Although a formidable trombone player, Melba Liston was primarily known for her composition and arrangements, especially those she worked on with Randy Weston. Growing up mostly in Los Angeles, some of her first work came during the 1940s with two West Coast masters: bandleader Gerald Wilson and tenor saxophonist Dexter Gordon. In Gordon's small combos, she began to blossom as a trombone soloist, and Gordon wrote "Mischievous Lady" as a tribute to her. Despite her obvious talent as a soloist, Liston became an in-demand big band section player, which likely fueled her later work as an arranger. During the 1940s, Liston also worked with the Count Basie band and with Billie Holiday.
Following a brief hiatus from music, she joined Dizzy Gillespie's bebop big band in 1950, and again for two of Gillespie's State Department tours in 1956 and 1957, which included performances of her arrangements of "Annie's Dance" and "Stella by Starlight." She started her own all-woman quintet in 1958, working in New York and Bermuda, before joining Quincy Jones' band in 1959 to play the musical Free and Easy. She stayed in Jones' touring band as one of two female members until 1961.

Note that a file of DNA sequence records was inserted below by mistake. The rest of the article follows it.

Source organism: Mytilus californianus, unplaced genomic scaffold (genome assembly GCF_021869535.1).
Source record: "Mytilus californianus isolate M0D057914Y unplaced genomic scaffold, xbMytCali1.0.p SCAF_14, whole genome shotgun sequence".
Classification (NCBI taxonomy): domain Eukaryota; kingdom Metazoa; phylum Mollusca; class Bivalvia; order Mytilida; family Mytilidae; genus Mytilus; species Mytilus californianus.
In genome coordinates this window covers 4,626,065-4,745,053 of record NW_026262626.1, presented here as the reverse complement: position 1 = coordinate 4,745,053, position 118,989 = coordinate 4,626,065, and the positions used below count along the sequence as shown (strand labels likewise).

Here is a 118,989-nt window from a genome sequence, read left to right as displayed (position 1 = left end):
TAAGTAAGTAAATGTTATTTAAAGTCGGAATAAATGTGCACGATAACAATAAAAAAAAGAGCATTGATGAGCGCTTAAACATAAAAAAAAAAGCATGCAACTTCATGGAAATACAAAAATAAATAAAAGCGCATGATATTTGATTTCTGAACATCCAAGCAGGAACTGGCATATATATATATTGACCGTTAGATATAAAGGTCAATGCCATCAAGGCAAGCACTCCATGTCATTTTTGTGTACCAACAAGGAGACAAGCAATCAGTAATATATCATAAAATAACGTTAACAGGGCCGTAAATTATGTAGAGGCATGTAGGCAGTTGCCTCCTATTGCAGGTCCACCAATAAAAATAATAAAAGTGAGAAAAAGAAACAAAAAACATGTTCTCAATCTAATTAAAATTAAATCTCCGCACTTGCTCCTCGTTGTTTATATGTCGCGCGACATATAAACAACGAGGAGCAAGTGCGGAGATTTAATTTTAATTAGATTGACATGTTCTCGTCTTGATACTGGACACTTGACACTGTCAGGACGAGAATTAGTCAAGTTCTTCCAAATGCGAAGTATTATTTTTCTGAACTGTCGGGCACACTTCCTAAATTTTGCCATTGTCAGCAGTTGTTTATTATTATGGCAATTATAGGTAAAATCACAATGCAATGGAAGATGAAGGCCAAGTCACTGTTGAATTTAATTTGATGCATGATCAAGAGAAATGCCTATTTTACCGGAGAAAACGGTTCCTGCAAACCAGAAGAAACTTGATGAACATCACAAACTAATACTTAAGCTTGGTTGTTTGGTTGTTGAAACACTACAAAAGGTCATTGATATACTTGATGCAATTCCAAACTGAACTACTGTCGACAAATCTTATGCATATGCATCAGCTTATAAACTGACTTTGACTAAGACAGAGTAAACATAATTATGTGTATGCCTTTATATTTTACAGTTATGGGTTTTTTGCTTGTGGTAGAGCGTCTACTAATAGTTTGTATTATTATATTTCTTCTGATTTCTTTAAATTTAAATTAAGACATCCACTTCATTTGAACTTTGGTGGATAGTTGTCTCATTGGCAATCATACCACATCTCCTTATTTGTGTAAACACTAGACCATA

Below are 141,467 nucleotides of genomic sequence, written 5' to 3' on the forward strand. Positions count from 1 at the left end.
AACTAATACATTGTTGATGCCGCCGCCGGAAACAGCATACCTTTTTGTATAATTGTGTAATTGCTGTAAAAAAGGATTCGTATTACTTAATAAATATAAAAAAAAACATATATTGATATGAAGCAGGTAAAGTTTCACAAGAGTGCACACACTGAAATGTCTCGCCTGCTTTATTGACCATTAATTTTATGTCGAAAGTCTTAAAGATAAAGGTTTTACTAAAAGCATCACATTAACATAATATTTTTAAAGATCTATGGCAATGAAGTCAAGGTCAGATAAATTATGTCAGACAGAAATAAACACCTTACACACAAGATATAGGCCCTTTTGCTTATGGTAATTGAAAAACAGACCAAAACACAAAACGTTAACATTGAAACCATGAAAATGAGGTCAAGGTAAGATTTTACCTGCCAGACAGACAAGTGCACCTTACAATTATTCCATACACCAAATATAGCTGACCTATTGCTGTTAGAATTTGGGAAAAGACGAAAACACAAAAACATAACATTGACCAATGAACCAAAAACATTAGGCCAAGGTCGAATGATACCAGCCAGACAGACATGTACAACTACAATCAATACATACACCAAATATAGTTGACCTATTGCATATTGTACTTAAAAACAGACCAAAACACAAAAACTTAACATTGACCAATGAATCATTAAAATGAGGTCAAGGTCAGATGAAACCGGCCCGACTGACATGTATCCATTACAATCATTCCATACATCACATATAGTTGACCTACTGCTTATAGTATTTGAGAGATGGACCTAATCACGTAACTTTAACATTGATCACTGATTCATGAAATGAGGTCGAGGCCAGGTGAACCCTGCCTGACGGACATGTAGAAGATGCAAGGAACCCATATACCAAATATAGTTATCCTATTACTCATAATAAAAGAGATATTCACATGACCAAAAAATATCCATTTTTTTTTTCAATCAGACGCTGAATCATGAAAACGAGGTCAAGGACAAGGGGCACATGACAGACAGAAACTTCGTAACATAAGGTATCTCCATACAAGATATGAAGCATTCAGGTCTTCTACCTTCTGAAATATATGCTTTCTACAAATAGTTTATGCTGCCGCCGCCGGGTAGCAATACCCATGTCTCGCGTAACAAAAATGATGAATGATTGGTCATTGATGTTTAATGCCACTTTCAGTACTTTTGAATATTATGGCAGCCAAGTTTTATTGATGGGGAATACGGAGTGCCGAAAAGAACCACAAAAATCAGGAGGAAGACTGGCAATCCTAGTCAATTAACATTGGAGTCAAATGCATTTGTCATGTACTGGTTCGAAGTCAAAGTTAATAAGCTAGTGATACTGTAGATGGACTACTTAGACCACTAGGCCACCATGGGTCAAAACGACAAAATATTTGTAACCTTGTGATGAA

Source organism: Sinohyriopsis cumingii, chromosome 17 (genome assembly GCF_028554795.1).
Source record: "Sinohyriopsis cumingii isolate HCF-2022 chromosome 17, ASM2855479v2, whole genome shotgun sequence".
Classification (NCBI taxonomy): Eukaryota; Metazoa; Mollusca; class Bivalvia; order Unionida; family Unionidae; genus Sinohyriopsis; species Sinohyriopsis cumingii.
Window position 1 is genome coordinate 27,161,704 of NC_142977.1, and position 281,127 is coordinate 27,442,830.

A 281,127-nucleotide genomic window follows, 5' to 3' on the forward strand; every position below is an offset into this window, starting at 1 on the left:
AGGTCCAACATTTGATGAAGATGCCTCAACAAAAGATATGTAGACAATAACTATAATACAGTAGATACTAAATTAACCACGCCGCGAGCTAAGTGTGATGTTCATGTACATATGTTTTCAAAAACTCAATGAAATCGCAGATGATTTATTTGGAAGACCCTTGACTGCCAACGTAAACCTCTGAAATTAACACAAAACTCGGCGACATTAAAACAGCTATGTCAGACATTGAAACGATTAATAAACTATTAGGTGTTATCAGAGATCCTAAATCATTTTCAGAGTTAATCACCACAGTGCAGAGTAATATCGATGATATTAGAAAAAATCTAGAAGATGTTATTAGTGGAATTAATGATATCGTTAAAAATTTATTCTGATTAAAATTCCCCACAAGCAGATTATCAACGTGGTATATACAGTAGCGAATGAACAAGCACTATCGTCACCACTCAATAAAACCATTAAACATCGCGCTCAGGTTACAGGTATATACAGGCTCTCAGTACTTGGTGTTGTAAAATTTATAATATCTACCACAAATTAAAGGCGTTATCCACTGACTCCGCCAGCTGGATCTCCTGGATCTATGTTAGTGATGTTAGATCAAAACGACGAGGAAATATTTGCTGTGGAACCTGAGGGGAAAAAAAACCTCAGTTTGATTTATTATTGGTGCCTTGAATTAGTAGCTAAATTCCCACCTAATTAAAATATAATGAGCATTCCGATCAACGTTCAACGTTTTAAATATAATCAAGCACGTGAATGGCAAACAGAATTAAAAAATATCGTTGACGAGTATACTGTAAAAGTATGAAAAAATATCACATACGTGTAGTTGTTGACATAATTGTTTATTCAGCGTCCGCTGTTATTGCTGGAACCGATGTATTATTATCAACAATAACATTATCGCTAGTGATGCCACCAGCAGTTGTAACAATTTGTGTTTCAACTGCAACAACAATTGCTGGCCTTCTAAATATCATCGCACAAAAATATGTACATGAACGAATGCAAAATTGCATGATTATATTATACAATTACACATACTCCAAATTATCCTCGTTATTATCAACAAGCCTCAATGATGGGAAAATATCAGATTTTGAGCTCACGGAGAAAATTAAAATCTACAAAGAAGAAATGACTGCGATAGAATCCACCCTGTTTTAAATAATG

In the 1950s, Liston began a partnership that she would return to on and off for more than 40 years. From the seminal 1959 recording Little Niles through 1998's Khepera, Liston was the arranger on many of Randy Weston's albums. Her arrangements, with a powerful base of brass and percussion and expressive solo performances, helped shape and embellish Weston's compositions.
During the 1960s, Liston also co-led a band with trumpeter Clark Terry, and wrote for the Duke Ellington orchestra, singers Tony Bennett and Eddie Fisher, and the Buffalo Symphony Orchestra. During the 1970s, she worked with youth orchestras in Los Angeles, continuing to write for Basie, Ellington, and singer Abbey Lincoln. Liston also became a staff arranger for the Motown label. Later that decade she took up residence in Jamaica, where she taught at the University of the West Indies and was director of Popular Music Studies at the Jamaica Institute of Music.
Slowed by a stroke in 1985, which effectively ended her playing career, she was able to resume work as a composer and arranger in the 1990s through the aid of computer technology. Liston's career helped pave the way for women in jazz in roles other than as vocalists.
Dizzy Gillespie, Dizzy In South America, Vol. 1 & 2, CAP, 1956
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